What is Expressive Language Discrepancy in Childhood?
Expressive language discrepancy in childhood refers to a child’s tendency to talk much more than they listen.
Expressive language is saying what you want to say.
Receptive language is understanding what others are saying.
Expressive language discrepancy means that the child’s expressive language is much better than receptive. Put simply, they are speaking well but not listening well.
A child with these issues may go on and on in conversation without allowing others to chime in on the topic. Peers and conversation partners may tune out or get bored because they are not getting a chance to talk.
Often adults will notice that the child is not listening or comprehending what others are saying in conversation. For example, your child may have a lot to say about tornados but completely forget what the neighbors said about the storm that hit their house last night.
“It is like your child can clearly hear what is coming from their lips but not what is coming in through their ears.”
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Symptoms of Expressive Language Discrepancy
- Monologues: Your child tells a story that goes on and on, seemingly forever. The story seems to have no beginning and no end. You find yourself wondering, what are we talking about now?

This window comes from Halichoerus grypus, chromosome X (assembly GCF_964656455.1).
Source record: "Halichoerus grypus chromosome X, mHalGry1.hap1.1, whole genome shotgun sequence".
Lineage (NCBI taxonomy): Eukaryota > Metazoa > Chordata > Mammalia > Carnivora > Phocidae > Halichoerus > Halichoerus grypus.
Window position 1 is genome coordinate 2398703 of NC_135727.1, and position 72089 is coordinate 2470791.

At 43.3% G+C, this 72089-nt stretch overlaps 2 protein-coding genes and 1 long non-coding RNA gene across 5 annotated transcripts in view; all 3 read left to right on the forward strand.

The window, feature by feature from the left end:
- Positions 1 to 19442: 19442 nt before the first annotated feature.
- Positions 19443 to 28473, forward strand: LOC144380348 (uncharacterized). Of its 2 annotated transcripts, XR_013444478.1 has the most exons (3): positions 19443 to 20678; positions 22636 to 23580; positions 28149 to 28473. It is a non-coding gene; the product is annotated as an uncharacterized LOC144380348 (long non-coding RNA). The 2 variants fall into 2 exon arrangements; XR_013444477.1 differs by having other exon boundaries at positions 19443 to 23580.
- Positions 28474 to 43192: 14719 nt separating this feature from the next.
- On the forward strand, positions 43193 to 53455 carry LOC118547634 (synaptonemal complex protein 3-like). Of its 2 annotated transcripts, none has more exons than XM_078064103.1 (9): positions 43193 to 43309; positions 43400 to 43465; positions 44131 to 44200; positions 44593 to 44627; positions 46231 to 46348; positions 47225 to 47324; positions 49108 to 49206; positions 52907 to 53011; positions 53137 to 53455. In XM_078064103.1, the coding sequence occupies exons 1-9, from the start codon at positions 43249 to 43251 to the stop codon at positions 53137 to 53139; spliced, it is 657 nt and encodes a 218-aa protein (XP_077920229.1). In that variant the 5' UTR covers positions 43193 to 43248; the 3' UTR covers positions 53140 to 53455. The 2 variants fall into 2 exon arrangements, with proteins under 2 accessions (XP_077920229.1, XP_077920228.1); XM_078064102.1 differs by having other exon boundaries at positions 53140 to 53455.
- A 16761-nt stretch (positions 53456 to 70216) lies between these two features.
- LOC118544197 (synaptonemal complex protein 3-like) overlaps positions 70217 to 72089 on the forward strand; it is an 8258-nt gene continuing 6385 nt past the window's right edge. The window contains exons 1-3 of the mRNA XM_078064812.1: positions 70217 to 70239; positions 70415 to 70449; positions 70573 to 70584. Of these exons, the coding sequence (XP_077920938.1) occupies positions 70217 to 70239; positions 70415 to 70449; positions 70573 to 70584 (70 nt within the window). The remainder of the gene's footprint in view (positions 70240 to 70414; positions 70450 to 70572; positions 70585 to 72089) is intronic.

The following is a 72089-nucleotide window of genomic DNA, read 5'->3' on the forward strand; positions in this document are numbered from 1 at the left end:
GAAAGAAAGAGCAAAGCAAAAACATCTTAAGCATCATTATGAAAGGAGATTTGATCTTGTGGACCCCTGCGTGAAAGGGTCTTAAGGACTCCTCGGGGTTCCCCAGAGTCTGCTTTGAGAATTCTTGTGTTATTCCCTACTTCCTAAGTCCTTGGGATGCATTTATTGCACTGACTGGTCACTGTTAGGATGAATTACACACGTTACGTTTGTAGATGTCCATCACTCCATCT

- Big vocabulary: Your child uses many big words when speaking to others. The words may be in an attempt to impress other kids with their knowledge of a specific topic
- Getting lost in conversation: Your child may have a long talk with a friend but walk away confused. They may have lots to say but difficulties comprehending what the others are saying
- Echolalia: Your child is repeating sounds and words that they hear someone else say like an echo. You find yourself noticing that the child is just copying what adults say rather than sharing their ideas or listening to others
- Not following directions: Your child may have difficulty comprehending and following instructions. You may notice that your child only completes the first or last step in a series of directions
Causes of Expressive Language Discrepancy in Childhood
Autism spectrum disorder: in childhood, a diagnosis of ASD includes social communication challenges and restricted or repetitive behaviors (RRB). Many children with autism tend to have better expressive language than receptive language. If your child has trouble connecting and communicating on an emotional level with peers, it may be beneficial to consider ASD. You will want to find a testing psychologist to take a comprehensive look at your child’s profile of strengths and challenges in social communication.
Language disorder: in childhood, a receptive language disorder diagnosis includes difficulty with fluent expression and language comprehension. A child who has trouble expressing themselves or understanding what others say may have a language disorder. Some children who can communicate their ideas but cannot comprehend language may have a receptive language disorder. These difficulties may or may not co-occur with autism.